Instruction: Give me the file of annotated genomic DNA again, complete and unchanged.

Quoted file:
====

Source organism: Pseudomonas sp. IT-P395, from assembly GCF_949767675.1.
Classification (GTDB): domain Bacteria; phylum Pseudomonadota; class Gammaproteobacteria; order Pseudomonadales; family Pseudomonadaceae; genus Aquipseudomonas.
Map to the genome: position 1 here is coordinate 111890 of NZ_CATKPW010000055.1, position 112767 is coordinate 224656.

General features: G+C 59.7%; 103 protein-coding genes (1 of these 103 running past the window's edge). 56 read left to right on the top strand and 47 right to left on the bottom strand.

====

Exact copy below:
Source organism: Pseudomonas sp. IT-P395, from assembly GCF_949767675.1.
Classification (GTDB): domain Bacteria; phylum Pseudomonadota; class Gammaproteobacteria; order Pseudomonadales; family Pseudomonadaceae; genus Aquipseudomonas.
Map to the genome: position 1 here is coordinate 111890 of NZ_CATKPW010000055.1, position 112767 is coordinate 224656.

General features: G+C 59.7%; 103 protein-coding genes (1 of these 103 running past the window's edge). 56 read left to right on the top strand and 47 right to left on the bottom strand.